Thursday, November 27, 2008

The suicidal politics of water

The Council for Scientific and Industrial Research’s (CSIR) suspension on Friday 21 November of internationally acclaimed political-and-water scientist Dr Anthony Turton has been widely reported in the South African media over the past few days. Turton was prevented from delivering his keynote address, A Clean South Africa at the CSIR conference, Science real and relevant last week in which he would discuss South Africa’s looming water crisis.

The environmental justice forum Environment South Africa is running a petition against the CSIR’s suspension of Dr Turton.

Why would a reputable scientific institution such as the CSIR suspend a top research fellow for “presenting the facts so that decision makers can make informed decisions” as Turton put it in an interview on Talk Radio 702 yesterday morning? He told presenter John Robbie that he was informed at the last minute that his paper was going to be withdrawn because it contained images that could be disturbing to sensitive viewers in the audience. Page 5 of his report contains a photo of the burning body of a victim of the recent xenophobic violence.

Turton said in the interview that he offered to withdraw the images but then he was told that his report contained certain facts that could not be sufficiently substantiated. He said he was surprised by this because he claimed that the report had been circulated internally for peer review well in advance. He went on to say that Nature, one of the top international science journals wants to publish his paper. Nature News quotes Christa van der Merwe, a CSIR spokesperson, as saying that the researcher “was not suspended for his views on the state of water in South Africa, or to silence him, but rather for bringing the council into disrepute.”

Reading different media reports it seems that Turton’s crime was that he spoke to the media despite internal avenues being available to him. In his interview with 702 he made it clear that he didn’t approach the media but that he merely answered questions when the media approached him.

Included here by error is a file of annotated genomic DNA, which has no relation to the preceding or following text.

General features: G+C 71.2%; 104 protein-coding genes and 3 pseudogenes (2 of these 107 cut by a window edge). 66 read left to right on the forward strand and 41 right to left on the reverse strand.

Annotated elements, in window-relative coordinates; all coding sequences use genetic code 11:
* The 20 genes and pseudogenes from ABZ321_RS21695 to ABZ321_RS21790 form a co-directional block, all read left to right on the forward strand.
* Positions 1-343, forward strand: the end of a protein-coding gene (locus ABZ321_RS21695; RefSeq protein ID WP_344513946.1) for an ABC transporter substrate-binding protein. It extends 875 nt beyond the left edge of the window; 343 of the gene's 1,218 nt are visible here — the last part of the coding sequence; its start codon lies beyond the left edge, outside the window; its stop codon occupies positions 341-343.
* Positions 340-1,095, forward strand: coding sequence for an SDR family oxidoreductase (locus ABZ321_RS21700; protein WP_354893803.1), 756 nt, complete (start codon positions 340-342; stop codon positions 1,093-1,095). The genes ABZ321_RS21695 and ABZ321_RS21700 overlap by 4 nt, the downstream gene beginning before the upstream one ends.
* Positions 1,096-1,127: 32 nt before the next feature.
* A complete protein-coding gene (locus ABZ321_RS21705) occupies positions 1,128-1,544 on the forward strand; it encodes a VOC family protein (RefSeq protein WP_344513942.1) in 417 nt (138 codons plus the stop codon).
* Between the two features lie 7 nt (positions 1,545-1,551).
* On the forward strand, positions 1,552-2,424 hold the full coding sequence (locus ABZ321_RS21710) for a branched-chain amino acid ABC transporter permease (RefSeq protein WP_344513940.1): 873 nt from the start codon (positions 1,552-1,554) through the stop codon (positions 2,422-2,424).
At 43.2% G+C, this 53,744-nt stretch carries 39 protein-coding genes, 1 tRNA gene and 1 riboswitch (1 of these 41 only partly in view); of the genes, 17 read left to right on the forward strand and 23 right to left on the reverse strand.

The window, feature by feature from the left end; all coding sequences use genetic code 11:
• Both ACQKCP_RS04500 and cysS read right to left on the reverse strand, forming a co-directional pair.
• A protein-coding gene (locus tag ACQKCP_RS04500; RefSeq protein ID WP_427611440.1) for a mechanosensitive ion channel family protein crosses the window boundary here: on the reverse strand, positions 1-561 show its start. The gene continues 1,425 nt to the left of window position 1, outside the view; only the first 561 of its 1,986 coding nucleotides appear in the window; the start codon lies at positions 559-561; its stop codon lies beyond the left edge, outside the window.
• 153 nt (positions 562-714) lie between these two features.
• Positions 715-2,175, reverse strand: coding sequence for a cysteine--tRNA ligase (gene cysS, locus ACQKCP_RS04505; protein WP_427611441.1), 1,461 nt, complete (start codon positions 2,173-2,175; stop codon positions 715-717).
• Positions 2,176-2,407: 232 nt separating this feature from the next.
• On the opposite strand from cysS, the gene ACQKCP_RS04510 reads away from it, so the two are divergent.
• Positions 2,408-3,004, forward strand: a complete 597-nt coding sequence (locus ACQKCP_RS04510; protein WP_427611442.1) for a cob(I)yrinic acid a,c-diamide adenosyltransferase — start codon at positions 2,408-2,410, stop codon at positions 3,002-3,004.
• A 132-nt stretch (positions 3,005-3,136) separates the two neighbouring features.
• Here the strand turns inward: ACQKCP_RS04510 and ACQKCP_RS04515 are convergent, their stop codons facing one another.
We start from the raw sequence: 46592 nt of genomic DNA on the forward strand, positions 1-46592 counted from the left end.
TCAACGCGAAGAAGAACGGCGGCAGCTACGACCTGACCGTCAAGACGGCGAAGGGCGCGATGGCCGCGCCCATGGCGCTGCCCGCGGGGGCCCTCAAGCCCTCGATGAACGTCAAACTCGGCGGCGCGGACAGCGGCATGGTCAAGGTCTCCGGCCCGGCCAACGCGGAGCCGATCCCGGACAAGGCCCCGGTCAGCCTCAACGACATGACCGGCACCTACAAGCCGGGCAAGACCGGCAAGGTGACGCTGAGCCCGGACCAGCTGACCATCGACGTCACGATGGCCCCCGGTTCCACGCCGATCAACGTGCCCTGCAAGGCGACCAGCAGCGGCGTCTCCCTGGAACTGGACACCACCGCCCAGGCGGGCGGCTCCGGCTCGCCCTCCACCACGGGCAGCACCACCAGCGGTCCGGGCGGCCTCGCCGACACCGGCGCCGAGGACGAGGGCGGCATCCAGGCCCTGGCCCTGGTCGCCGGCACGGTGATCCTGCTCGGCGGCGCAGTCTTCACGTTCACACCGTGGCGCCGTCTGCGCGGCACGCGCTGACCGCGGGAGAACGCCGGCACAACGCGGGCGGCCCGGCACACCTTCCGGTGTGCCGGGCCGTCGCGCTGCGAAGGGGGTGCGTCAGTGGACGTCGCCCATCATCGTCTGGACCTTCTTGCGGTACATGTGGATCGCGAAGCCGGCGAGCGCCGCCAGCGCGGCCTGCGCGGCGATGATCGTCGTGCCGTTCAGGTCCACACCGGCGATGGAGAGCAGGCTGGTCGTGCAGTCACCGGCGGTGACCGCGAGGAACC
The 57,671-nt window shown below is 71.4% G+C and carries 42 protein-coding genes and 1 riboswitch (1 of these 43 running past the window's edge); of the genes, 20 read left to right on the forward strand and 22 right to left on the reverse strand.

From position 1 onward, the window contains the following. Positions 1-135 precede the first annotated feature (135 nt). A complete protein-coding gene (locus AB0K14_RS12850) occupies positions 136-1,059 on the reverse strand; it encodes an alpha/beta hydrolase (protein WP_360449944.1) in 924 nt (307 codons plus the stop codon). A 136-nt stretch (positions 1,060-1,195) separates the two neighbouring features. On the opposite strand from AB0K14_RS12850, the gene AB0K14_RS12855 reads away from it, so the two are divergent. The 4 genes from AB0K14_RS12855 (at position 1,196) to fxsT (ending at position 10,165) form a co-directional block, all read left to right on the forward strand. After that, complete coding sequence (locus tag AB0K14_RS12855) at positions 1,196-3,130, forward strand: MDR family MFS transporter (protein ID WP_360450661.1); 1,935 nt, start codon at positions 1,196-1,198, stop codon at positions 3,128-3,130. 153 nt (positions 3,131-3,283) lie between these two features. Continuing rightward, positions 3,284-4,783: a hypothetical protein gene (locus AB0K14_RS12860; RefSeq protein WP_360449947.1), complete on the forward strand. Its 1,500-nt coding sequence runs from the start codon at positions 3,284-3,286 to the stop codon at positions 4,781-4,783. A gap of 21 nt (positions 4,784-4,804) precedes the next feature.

It remains a mystery why the report was blocked in the first place if Turton offered to withdraw the images and if it had been circulated internally before the conference. What were the management of the CSIR thinking when they pulled the report - that the media would not pick up on it and approach the author? Did they expect him to remain silent about an issue that has the potential to trigger large scale social unrest because of a serious national health risk and a looming economic disaster because of the deteriorating state of our water infrastructure and our shrinking technical capacity?

Ironically the entire report, including the disturbing images, is still available on the research section of the CSIR website today, 26 November. Since Turton’s suspension his report has received much more publicity than it would, had he been allowed to deliver it at the conference. The images are now available for the nation to see, not just the select group of conference goers.

This leaves one wondering whether the CSIR didn’t receive instructions from some higher authority. The minister of Water Affairs and Forestry, Mrs Lindiwa Hendricks told parliament on 11 March that there is no water crisis in South Africa. This speech came shortly after the electricity crisis which government officials, including minister Alec Erwin were also denying until the whole country was hit by power blackouts and load shedding.

If denying an electricity crisis is irresponsible, denying a water crisis is simply suicide, mass national suicide. Are we seeing the suicide politics of water in action? Tonight SABC news reported a water crisis in the Freestate province. Again it was a scientist drawing attention to the problem and government officials denying that there is a crisis. Now is the time to mobilise public opinion on this matter.

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